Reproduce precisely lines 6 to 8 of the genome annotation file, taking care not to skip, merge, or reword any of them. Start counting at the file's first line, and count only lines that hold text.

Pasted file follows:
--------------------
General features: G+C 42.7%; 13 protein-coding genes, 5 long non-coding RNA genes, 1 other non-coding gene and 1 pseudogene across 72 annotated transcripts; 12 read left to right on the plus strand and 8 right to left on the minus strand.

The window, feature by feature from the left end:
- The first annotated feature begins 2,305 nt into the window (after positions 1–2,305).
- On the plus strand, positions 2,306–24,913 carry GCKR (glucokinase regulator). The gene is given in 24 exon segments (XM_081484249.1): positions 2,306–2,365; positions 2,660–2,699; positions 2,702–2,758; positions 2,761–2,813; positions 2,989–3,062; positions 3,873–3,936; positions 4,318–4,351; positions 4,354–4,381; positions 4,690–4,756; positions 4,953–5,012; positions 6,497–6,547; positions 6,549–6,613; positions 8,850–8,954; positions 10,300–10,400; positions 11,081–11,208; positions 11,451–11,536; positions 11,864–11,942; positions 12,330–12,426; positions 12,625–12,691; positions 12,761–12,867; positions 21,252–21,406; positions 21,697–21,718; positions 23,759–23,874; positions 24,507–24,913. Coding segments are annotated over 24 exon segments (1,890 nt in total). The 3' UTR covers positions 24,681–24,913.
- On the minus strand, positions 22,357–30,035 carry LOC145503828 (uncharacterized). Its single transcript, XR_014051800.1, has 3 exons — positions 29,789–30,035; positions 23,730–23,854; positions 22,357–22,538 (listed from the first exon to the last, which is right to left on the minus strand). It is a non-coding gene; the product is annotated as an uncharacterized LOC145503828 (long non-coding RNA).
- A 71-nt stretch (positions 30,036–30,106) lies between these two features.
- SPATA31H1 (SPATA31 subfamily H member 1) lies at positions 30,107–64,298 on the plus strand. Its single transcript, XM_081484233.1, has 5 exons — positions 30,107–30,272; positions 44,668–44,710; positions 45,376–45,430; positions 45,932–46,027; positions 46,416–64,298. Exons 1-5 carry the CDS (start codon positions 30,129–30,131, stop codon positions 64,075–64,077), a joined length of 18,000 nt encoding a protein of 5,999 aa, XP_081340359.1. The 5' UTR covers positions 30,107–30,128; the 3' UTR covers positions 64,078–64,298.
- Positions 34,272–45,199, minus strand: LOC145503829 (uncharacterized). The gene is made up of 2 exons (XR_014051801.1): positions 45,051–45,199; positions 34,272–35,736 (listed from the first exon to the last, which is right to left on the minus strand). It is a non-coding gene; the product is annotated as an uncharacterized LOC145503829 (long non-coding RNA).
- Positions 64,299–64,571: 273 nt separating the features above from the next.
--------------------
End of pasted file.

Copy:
- A 71-nt stretch (positions 30,036–30,106) lies between these two features.
- SPATA31H1 (SPATA31 subfamily H member 1) lies at positions 30,107–64,298 on the plus strand. Its single transcript, XM_081484233.1, has 5 exons — positions 30,107–30,272; positions 44,668–44,710; positions 45,376–45,430; positions 45,932–46,027; positions 46,416–64,298. Exons 1-5 carry the CDS (start codon positions 30,129–30,131, stop codon positions 64,075–64,077), a joined length of 18,000 nt encoding a protein of 5,999 aa, XP_081340359.1. The 5' UTR covers positions 30,107–30,128; the 3' UTR covers positions 64,078–64,298.
- Positions 34,272–45,199, minus strand: LOC145503829 (uncharacterized). The gene is made up of 2 exons (XR_014051801.1): positions 45,051–45,199; positions 34,272–35,736 (listed from the first exon to the last, which is right to left on the minus strand). It is a non-coding gene; the product is annotated as an uncharacterized LOC145503829 (long non-coding RNA).